Good evening. I'm Judge Clark Douglas, and you're not.
Our review of Best of Warner Brothers: 20-Film Comedy Collection, published July 14th, 2013, is also available.
Chevy and friends chase down the laughs!
After making a very strong impression on television viewers during the first season of Saturday Night Live, comedian Chevy Chase quickly made the leap to cinema. Though it could be argued that Chase never really reached his full potential, the late '70s and all of the '80s were good to the actor. It was during this period that Chase churned out his most well-regarded comedies (Caddyshack, Foul Play, National Lampoon's Vacation, Fletch, National Lampoon's Christmas Vacation) and was genuinely regarded as a legitimate box-office draw. Two modest Chase comedies from this era are included on this Blu-ray release, both of which offer a handful of minor charms.
We kick things off with Funny Farm, the final film from Butch Cassidy and the Sundance Kid helmer George Roy Hill. Chase plays Andy Farmer, a sports journalist who is giving up his profession and moving out to the country to write crime novels. Andy and his wife Elizabeth (Madolyn Smith Osborne, All of Me) are initially thrilled to be free of the hassles of city life, but soon learn that country living has its own share of unique challenges. Soon, the Farmers' "little piece of heaven" has turned into a living hell plagued by a giant snake, a dead body, a reckless mailman, an unhelpful Sheriff, loads of mosquitoes, and other problems.
The best word to describe Funny Farm is "gentle." It's a film that essentially takes a stock horror-film premise (couple moves into a house and horrible things start to happen) in which the "horrors" are merely low-key comic incidents. There aren't many moments that qualify as hysterical comedy, but it's the sort of film that's likely to at least earn a few smiles from most viewers. Chase has never had a tremendous amount of range as an actor, but this is one of the few characters in which he manages to create a distinctive character who occasionally wanders outside the realm of his basic screen persona. Some of the redneck comedy gets a little tiresome (seemingly everyone in the little town the Farmers move to is an uneducated hick), but that's compensated for by the fun third-act sequence in which Andy persuades all the townsfolk to impersonate people from the covers of Norman Rockwell magazines. It's not the classic comedy some have suggested it is, but it's a charming way to spend 101 minutes.
John Landis's Spies Like Us concerns the saga of two simple-minded government operatives named Emmett Fitz-Hume (Chevy Chase) and Austin Millbarge (Dan Aykroyd, The Blues Brothers). Emmett and Austin have been sent on a terribly dangerous secret mission of considerable importance—or at least they think that's what they're doing. In fact, Emmett and Austin are merely decoys intended to distract the enemies while the real agents get the job done. As you might expect, many hijinks ensue and the two lovable idiots somehow manage to survive one deadly scenario after another.
While the gentle nature of Funny Farm is one of that film's charms, Spies Like Us suffers precisely because it is too gentle. The film aims to be a sharp political satire in the vein of Dr. Strangelove, but it lacks the conviction to come close to achieving its goals successfully. The humor is toothless; the movie offer gentle nudges when it should be delivering wild sucker punches. Consider a scene in which Chase and Aykroyd are preparing to operate on a body despite having absolutely no medical experience. There's so much potential for humor in this scene, but Landis and co. are entirely too squeamish to embrace that potential and walk away from the gag before things have a chance to get really funny. Chase and Aykroyd have pleasant chemistry together and manage to toss in a few amusing lines, but this globe-trotting adventure largely falls flat.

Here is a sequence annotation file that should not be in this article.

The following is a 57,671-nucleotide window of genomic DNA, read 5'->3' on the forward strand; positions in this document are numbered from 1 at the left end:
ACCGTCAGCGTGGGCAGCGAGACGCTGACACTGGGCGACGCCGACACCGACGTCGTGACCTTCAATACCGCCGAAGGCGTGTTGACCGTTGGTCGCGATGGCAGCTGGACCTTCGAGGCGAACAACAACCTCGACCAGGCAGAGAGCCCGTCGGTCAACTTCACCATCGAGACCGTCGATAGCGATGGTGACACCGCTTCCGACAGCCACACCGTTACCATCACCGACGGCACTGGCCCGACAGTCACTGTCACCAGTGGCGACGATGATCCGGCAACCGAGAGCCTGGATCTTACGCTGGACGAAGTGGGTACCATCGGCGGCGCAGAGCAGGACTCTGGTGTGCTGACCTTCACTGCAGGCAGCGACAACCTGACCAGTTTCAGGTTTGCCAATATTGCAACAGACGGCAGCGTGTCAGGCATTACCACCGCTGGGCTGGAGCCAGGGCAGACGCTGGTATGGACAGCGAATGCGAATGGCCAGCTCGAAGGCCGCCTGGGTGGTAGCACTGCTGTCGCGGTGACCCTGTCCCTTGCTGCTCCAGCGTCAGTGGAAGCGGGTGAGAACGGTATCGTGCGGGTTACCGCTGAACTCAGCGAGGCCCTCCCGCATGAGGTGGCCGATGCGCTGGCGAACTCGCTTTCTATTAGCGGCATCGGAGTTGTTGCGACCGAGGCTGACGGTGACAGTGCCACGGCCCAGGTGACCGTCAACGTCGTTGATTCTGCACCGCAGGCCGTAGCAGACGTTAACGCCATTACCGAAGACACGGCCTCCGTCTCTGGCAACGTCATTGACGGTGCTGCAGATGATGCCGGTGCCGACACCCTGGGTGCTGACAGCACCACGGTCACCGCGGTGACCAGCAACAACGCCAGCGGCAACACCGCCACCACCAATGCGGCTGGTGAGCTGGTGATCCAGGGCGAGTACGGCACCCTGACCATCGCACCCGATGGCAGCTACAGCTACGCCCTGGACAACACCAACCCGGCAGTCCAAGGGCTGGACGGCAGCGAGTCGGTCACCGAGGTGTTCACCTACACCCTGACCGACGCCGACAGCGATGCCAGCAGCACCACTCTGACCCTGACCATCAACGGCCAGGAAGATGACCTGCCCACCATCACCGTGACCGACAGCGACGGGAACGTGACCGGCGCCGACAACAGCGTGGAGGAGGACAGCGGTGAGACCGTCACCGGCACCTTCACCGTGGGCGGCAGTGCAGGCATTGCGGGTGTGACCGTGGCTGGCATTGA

A noteworthy but peculiar element that distinguishes the film: it contains cameos from oodles of esteemed figures, including Costa-Gavras, Terry Gilliam, Sam Raimi, Joel Coen, Frank Oz, Bob Hope, Ray Harryhausen, Michael Apted, B.B. King, and Martin Brest. Most of these folks aren't given anything interesting to do (though Hope's cameo is cute), but their presence adds a unmerited aura of prestige to the proceedings.
Spies Like Us and Funny Farm arrive on Blu-ray sporting merely average 1080p/1.78:1 transfers that get the job done without ever really impressing. Of course, one wouldn't ever expect a pair of Chevy Chase flicks from the '80s to stun on a visual level, but both look rather soft and a little beaten-up (both films sport a steady trickle of scratches and flecks). Blacks are acceptably deep and detail is okay, though Funny Farm is the better-looking of the two by a hair (partially because its bucolic country setting beats most of the cluttered landscapes Spies Like Us offers). Audio is sturdy enough on both films, with both tracks highlighted by engaging scores from Elmer Bernstein (who somehow transformed from prestigious Oscar-winner into Hollywood's composer of choice for comedies starring Saturday Night Live veterans in the 1980s). Both tracks are pretty standard-issue and dominated by dialogue, though Spies Like Us offers a couple of action scenes that kick up an insignificant audio storm (an audio drizzle, maybe). Sadly, there are no extras offered on either disc.
While neither of these comedies has aged very well (though Funny Farm still has enough minor pleasures to merit a viewing) and this Blu-ray release offers middling audio and video, I'm sure Chase fans will be tickled to have the opportunity to own these two well-liked flicks in hi-def.
Let's go with time served.
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